Canadian farmers push for resumption of WTO negotiations and an end to protective subsidies



    OTTAWA, June 10 /CNW/ - The Canadian Agri-food Trade Alliance (CAFTA)
strongly supports the Cairns Group Ministers' call for an intensified global
effort to conclude the WTO Doha Round of agriculture negotiations. CAFTA also
echoes the Ministers' appeal for a reversal of the protectionism many nations
are employing in response to the current economic crisis.
    The Cairns Group Ministers issued a communiqué following their June 7-9
meeting in Bali, in which they said that "WTO members must now summon the
political will to conclude our mandate for a balanced and ambitious outcome"
in the Doha Development Round. Ministers recognized the progress already made
in the agriculture negotiations and the need to "build on that work, based on
the draft modalities text".
    CAFTA agrees that free trade in agricultural goods is seriously
threatened by increased protectionism in agriculture, such as the recent
resumption of dairy subsidies by the United States and the European Union.
Erecting new trade barriers is not a productive response to the world economic
slowdown, says CAFTA President Darcy Davis.
    "We need to recommit to the multilateral negotiation process. Domestic
and export subsidies and market access barriers will slow economic recovery,
while also undermining the WTO process," says Davis. "It's urgent that all
countries rededicate themselves to completing the Doha Development Round. We
urge Canadian Ministers to take a leadership role in re-engaging WTO members
in these negotiations at the earliest opportunity."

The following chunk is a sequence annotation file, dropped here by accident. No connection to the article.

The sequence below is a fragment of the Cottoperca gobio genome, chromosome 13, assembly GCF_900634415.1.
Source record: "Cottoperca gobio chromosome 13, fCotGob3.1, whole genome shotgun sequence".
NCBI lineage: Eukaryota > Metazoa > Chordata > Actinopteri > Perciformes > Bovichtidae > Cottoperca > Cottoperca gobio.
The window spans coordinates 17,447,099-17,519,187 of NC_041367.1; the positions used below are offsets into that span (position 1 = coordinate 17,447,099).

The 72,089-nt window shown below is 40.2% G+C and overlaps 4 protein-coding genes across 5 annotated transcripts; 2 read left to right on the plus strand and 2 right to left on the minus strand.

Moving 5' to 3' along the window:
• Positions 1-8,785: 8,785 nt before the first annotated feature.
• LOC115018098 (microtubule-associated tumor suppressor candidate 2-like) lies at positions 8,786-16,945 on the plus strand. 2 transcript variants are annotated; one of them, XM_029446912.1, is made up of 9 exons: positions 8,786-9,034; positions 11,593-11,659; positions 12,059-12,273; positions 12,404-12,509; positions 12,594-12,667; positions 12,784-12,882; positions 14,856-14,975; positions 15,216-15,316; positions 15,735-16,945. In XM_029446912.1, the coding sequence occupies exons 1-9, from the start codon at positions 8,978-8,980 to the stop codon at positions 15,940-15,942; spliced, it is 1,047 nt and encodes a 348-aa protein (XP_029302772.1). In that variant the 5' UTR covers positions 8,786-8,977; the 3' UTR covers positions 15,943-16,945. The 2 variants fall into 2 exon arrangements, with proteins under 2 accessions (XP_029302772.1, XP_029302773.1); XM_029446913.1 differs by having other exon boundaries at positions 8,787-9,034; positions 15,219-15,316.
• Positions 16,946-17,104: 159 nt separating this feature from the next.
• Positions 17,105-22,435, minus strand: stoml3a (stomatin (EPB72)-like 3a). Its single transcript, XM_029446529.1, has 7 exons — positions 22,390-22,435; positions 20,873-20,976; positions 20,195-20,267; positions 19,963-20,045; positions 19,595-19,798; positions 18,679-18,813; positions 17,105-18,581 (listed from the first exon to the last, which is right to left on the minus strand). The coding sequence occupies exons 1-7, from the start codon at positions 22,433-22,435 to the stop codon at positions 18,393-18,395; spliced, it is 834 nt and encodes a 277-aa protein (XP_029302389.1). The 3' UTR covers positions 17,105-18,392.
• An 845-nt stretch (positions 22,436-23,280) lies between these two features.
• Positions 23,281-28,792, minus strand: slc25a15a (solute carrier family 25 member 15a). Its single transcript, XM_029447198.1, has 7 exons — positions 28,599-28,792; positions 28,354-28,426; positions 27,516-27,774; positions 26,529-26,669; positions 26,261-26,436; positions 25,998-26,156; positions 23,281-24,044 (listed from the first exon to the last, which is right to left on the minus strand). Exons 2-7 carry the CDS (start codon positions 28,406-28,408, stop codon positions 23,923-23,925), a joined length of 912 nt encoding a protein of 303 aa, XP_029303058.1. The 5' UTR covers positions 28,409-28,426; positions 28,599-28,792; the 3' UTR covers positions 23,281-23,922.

Davis represented CAFTA at the June 7 Cairns Group Farm Leaders meeting
in Bali. The Cairns Group Farm Leaders represent producer groups from the 19
Cairns Group countries. Their task is to provide advice and support to their
governments and to the larger coalition, in the quest for more liberalized
agricultural trade.
    In their own communiqué, the Cairns Group Farm Leaders expressed concern
that international commitment to the Doha Round has diminished and called for
called for "strong political leadership to bring the Doha Development Round to
a timely and successful conclusion." The group urged Cairns Group Ministers
"not to weaken in their resolve to finalise modalities," "build ambition from
the base of the December 2008 text" and secure "robust and transparent rules
to underpin the trade of agricultural goods."
    CAFTA stresses that the success of Canada`s agricultural sector is highly
dependent on trade. The WTO ranks Canada as the 4th largest agriculture and
agri-food exporter in the world, after the EU, the U.S. and Brazil. Almost 80
per cent of total farm cash receipts in Canada come from export-dependent
commodities.
    "Canada has built an agriculture industry that relies on trade," says
Davis. "Without trade, our agriculture and food production sectors would
contract, with significant economic consequences domestically. That's why it's
so critical to push for a new WTO agreement that builds on the multilateral
trading system to ensure the future growth and prosperity of Canadian
agriculture and agri-food."

    CAFTA is a coalition of national and regional organizations, associations
and companies which support a more open and fair international trading
environment for agriculture and agri-food. CAFTA's members include producer
organizations, processors, marketers and exporters from the major trade
dependent sectors in Canada. Together, CAFTA's members produce almost 80 per
cent of Canada's agriculture and agri-food exports, conduct about $40 billion
in business annually and directly employ close to 500 thousand Canadians.
    For more information on CAFTA, visit www.cafta.org





For further information:

For further information: Kathleen Sullivan, (613) 560-0500

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CANADIAN AGRI-FOOD TRADE ALLIANCE

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